Scott’s 2012 v
From 14.10.2011 to - Status: postponed
Everyone knows what has happened to Captain Robert Falcon Scott and his team when the Bristish explorers tried to be the first to reach South Pole in 1911-12. Three Britons will try to finish their journey.
This odyssey will probably remain in History as one of the most epic journey man has ever endured in the polar world. "The most poignant journey of the golden age of Edwardian exploration", writes Ben in his expedition PDF presentation: "the expedition Captain Scott died trying to achieve remains unfinished to this day. In October 2011, on the centenary of his final expedition, a British team set out to complete his return journey to the South Pole..."
Recap : on our old 'Explorapoles' website (which is fortunately still on line), everyone can follow the complete history of this important page of the Polar History and follow on a special flash map the progression of both team, Amundsen and Scott. In the same pages, several capital questions have being raised such as : why Amundsen arrived first at the Pole (14 December 1911), how the Norwegian could escape from his country and sail south without no one (except his borther) being aware of his project, why Scott didn't make it before the Norwegians, why the british team of five (Robert Falcon Scott, Birdie Bowers, Titus Oates, Edgar Evans and Bill Wilson) died on the way back, one after the other, the three remaining being too weak to reach the last stockpile which was nevertheless at only 20 km from their mast camp.
From the PDF presentation : "In the last 100 years, twelve people have stood on the moon and more than five thousand people have climbed Everest. Yet Scott’s dream still remains unrealised. No one has ever walked from the coast of Antarctica to the South Pole and back again. Ben and his team will return to the UK in February 2012, the year of the London Olympics and the Queen’s 60th Jubilee."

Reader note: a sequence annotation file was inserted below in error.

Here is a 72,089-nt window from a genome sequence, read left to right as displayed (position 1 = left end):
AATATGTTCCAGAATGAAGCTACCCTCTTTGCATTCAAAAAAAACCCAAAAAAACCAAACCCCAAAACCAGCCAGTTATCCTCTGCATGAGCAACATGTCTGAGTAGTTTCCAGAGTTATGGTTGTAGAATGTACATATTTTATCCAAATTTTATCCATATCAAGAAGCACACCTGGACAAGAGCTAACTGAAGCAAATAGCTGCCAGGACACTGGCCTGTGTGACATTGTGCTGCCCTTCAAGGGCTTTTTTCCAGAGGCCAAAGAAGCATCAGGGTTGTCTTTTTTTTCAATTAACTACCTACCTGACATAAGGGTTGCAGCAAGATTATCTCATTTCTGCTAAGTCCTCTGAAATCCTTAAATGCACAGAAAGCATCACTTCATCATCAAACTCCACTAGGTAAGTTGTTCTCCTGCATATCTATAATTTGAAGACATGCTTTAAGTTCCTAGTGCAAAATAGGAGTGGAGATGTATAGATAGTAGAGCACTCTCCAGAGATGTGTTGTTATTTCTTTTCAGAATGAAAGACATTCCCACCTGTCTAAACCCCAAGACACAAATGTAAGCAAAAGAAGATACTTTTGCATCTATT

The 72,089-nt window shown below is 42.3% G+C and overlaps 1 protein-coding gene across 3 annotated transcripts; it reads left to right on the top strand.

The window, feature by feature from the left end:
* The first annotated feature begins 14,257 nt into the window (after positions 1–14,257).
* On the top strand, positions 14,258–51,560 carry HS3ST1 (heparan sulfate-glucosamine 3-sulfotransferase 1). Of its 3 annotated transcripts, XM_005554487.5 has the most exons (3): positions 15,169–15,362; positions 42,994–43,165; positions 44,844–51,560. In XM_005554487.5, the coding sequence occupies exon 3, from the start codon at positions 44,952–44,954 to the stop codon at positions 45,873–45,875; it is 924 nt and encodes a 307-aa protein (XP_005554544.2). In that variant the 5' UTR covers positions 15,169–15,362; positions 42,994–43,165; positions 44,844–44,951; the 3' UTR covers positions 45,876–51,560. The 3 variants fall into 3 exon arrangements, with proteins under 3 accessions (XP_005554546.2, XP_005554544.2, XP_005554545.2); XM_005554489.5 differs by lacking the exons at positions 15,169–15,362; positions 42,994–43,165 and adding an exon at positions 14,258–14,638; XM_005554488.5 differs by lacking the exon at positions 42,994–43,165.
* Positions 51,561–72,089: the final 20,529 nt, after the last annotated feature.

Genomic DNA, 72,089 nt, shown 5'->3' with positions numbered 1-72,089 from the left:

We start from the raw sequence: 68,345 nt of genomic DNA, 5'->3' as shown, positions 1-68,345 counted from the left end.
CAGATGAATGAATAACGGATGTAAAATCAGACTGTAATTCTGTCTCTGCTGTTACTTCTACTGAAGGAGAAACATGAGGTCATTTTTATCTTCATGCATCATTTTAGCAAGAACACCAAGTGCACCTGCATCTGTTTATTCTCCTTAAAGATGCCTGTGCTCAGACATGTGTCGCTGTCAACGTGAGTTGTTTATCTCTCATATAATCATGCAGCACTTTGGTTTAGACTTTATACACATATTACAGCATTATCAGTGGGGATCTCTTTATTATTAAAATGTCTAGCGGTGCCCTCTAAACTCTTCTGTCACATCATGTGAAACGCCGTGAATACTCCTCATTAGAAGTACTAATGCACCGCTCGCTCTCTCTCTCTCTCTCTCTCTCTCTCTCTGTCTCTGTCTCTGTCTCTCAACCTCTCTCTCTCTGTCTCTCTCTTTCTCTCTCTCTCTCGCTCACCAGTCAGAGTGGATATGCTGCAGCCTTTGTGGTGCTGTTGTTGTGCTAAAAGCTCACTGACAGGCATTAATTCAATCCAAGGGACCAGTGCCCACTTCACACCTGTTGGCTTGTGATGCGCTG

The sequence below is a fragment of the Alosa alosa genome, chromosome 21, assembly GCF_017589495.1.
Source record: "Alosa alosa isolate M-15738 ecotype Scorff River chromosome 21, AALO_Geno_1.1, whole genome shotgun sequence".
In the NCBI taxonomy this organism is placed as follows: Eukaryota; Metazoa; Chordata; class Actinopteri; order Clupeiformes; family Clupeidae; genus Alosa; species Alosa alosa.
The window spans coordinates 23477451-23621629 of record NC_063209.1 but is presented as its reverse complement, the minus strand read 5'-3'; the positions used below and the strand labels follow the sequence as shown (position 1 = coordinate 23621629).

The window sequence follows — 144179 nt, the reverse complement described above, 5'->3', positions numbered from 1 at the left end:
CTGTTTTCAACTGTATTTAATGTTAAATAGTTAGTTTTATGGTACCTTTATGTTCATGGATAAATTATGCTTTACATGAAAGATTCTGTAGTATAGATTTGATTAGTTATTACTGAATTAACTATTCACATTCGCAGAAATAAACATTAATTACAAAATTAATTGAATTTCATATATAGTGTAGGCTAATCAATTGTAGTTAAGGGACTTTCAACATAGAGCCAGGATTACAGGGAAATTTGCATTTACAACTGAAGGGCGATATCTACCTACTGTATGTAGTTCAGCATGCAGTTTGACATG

The expedition team :
- Ben Saunders : One of three in history to ski solo to the North Pole (and the youngest to do so by more than ten years), Ben holds the record for the longest solo Arctic journey by a Briton. He is an acclaimed public speaker, an Ambassador for The Prince’s Trust, and a Patron of the British Schools Exploring Society. See our Saunders bio.
- Alastair Humphreys : An accomplished adventurer, author, speaker and photographer. Alastair cycled over 46,000 miles around the world aged 24. Since then Alastair has rowed oceans, walked, rafted and kayaked across countries and competed in adventure races around the world. He frequently writes for newspapers and magazines and has written three books.
- Martin Hartley : One of the world’s leading adventure travel photographers (recently voted one of the top 40 “Most influential nature photographers on the planet” and one of Time Magazine’s Heroes of the Environment), Martin specialises in documenting the most inaccessible places on earth. He has documented 20 unique polar assignments and is the only professional photographer to have crossed the Arctic Ocean on foot and with dogs.
- Andy Ward : Expedition Manager, aside from professionally managing Ben’s expeditions since 2007, Andy is an accomplished adventurer and photographer. In 2004 he walked more than 3,300 miles from London to Asia to raise money for the British Red Cross. He frequently has photos published in travel books and magazines and has written for the Lonely Planet.
The expedition schedule :
- Late October 2011 : arriving in Antarctica
- Early November 2011 : expeditions departs from Scott's Hut for SP
- Late December 2011 : team arrives in SP
- Early February 2012 : expedition returns at Scott's Hut
- Late February 2012 : welcome party in England